New technologies developed by ExxonMobil and Saudi Aramco can produce ethylene, an important chemical in plastics, directly from crude oil, potentially saving refiners as much as $200-per-ton of ethylene produced, according to a report by IHS.
The two steam-cracking processes, developed by ExxonMobil and Saudi Aramco, respectively, allow petrochemical producers to essentially skip the refining process in converting crude oil directly to light olefins such as ethylene.
“In 2014, ExxonMobil commissioned a world-scale facility in Singapore that produces 1 million tons per year of ethylene directly from crude oil,” said Anthony Pavone, director of engineering at IHS Chemical, and one of the authors of the IHS Chemical Process Economics Report; Steam Cracking of Crude Oil. “We at IHS Chemical believe this process nets ExxonMobil about $100 to $200 per metric ton above traditional naphtha cracking.”
The ExxonMobil process completely bypasses the traditional naphtha cracking process. Saudi Aramco has its own process for crude oil to olefins, and in June 2016, Aramco announced a joint venture with SABIC to study building a crude oil-to-chemicals complex in Saudi Arabia. Though the exact process configuration for the potential joint-venture was not disclosed, it is possible this complex will employ the Aramco process, at least in part.
According to the IHS report, the ExxonMobil process completely bypasses the refinery and feeds crude oil to the cracking furnaces. These have each been modified to include a flash pot between the convective and radiant sections of the furnaces. Next, the crude oil is pre-heated and then flashed, IHS said, essentially “topping” the lighter components from the crude.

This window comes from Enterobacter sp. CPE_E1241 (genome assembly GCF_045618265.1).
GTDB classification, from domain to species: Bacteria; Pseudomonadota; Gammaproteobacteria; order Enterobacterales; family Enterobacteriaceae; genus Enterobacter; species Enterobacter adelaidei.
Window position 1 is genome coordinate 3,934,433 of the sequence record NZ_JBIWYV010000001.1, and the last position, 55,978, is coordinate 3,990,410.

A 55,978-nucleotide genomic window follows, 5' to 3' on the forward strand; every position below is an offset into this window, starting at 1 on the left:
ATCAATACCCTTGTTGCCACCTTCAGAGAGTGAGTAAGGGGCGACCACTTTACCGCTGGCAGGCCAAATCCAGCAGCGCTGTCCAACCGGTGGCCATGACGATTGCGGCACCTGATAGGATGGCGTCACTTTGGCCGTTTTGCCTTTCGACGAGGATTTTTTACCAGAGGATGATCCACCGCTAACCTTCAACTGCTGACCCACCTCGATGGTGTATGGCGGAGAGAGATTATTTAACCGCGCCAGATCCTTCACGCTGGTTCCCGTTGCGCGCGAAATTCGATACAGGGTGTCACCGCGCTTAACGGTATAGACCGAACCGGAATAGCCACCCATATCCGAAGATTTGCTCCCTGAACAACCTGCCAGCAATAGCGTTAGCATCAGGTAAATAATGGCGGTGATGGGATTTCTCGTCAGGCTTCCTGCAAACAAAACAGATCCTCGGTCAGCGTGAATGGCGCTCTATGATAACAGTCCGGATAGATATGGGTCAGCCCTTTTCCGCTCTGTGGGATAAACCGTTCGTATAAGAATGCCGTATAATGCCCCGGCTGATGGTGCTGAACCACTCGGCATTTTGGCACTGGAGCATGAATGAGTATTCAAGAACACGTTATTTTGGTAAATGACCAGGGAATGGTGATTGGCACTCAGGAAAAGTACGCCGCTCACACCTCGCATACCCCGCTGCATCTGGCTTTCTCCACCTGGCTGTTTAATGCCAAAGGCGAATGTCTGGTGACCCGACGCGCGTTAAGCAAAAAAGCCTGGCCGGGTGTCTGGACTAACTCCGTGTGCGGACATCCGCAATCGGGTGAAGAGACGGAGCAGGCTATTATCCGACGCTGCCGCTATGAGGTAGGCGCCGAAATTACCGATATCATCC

This extracted vapor is then fed back into the furnace’s radiant coils and cracked in the usual fashion, according to the report. The heavier liquid that collects at the bottom of the flash pot is either transferred to the adjacent ExxonMobil refinery, or sold into the merchant market.
“This analysis was conducted at a $50 per barrel cost for crude oil,” Pavone said. “As you might expect for Singapore, this process requires the local availability of light, sweet crude.”
The Aramco process, IHS said, works along an entirely different concept from that of the ExxonMobil crude-to-olefins process. As of yet, IHS cautioned, the Aramco process is still only a proposed project; no facility actually has been built to test the process.
The IHS report said the Aramco process begins by feeding the whole barrel of crude to a hydrocracking unit, which removes sulfur and shifts the boiling point curve significantly toward lighter compounds. The gas-oil and lighter products are sent to a traditional steam cracker, while the heavier products are sent to a proprietary, Aramco-developed deep-fluid catalytic cracking unit (FCC) that maximizes olefin output.
“We at IHS Chemical estimate the cash-cost for this Aramco crude-to-olefins process would be $200-per-ton cheaper than for a naphtha cracker,” Pavone said. “The hydrocracker and deep-fluid catalytic cracker add significant capital costs, though, so at 15 percent pre-tax return on investment, we estimate the Aramco process would pencil in at roughly equivalent costs to naphtha cracking in Saudi Arabia.”